LAGUNA HONDA: Bond Measure To Go On Ballot
San Francisco supervisors made the unexpected decision yesterday to put a $502.5 million bond measure on the November ballot to save the beleaguered Laguna Honda Hospital. It is time "to go to the rescue for Laguna Honda," said Supervisor Amos Brown, adding, "There is a groundswell of support for this measure." The San Francisco Chronicle reports that in order to make the deadline for filing a ballot initiative, Brown is asking to "waive the usual 30-day waiting period for all new legislation." Mayor Willie Brown (D), who opposed the bond measure as late as last week, finally acquiesced and, in "a drastic about-face," said he supports the initiative. Support for saving the hospital "has grown in recent months, spurred mainly by mounting demands from federal and state officials to replace the aging, seismically unstable hospital or face cuts in funding," the Chronicle reports. Supervisor Mabel Teng said, "If the people want it, we must give it our best chance to succeed."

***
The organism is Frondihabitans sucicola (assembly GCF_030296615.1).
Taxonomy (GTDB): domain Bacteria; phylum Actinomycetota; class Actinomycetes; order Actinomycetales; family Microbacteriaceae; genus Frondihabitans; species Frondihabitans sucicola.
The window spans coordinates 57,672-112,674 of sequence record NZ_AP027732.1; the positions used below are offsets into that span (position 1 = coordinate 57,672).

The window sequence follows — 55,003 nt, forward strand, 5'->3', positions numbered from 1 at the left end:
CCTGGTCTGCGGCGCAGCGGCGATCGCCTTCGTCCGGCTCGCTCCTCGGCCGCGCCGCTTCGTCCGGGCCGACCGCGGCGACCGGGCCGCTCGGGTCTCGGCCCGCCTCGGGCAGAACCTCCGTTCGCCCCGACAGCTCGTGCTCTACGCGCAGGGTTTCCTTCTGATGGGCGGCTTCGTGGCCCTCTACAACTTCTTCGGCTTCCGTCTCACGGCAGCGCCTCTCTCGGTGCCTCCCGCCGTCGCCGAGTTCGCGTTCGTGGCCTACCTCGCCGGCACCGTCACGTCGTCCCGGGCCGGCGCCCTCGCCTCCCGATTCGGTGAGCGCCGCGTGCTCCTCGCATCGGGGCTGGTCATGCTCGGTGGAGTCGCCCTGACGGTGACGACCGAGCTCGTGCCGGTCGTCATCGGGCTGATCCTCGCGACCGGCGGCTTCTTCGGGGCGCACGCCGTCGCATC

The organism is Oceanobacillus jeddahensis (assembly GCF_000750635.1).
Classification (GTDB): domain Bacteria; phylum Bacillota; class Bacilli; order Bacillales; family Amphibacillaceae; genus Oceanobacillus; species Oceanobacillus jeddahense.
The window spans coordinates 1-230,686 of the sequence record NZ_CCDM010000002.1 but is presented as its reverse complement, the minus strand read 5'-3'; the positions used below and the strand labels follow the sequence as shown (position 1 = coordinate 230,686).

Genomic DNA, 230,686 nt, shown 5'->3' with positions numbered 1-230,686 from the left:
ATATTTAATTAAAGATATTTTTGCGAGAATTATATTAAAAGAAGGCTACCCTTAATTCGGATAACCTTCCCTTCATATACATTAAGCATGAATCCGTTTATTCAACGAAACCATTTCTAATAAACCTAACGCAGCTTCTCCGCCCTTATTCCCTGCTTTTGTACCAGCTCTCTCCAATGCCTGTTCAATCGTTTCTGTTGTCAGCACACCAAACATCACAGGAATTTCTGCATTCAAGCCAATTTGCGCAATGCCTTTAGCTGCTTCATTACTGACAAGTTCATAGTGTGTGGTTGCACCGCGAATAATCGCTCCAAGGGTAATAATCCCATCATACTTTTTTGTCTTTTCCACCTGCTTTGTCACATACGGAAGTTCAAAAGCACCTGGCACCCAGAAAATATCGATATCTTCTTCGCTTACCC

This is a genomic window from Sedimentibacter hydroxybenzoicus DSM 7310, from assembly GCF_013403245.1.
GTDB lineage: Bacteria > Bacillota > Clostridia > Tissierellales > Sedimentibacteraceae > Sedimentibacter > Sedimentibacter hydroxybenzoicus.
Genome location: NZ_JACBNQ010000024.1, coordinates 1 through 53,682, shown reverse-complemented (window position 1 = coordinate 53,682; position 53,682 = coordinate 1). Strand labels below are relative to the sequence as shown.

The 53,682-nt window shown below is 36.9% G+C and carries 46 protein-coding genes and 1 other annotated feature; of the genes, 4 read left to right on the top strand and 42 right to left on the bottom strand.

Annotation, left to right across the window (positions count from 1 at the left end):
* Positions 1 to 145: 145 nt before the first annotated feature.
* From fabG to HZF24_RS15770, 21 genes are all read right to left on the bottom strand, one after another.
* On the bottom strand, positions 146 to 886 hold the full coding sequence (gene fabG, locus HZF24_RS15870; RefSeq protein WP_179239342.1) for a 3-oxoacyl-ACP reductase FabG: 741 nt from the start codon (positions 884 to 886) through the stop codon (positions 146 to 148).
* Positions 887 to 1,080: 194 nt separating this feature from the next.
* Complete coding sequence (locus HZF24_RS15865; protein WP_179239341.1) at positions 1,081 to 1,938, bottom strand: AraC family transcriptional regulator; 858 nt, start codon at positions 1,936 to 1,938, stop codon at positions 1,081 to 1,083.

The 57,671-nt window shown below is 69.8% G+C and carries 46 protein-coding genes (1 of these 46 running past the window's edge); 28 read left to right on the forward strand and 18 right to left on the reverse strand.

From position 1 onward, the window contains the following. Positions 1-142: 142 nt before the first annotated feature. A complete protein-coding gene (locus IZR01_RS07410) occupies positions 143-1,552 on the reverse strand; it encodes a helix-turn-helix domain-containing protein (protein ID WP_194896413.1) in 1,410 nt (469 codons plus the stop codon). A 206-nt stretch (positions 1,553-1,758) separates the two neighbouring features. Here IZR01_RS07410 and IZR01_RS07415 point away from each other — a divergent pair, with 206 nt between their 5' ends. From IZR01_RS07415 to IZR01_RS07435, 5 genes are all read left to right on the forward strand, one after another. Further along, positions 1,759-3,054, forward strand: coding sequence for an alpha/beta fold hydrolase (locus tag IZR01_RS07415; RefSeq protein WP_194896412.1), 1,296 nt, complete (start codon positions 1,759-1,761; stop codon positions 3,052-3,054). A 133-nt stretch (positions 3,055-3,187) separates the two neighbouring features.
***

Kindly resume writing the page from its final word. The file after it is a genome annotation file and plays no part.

"[B]ecause voters typically oppose plans that lead to big property tax rises, a $500 million bond measure has been considered political suicide by most City Hall insiders," the Chronicle reports. Under a deal brokered by Mayor Brown, landlords and tenant groups, the cost of bonds can be passed on to tenants. This has led tenant advocacy groups to fight most bond measures arising in the last two years, even those for much smaller amounts than the Laguna measure. But Supervisor Jose Medina "said Laguna Honda will face an easier time because, he believes, it is the city's No. 1 priority" (Wilson, 7/21).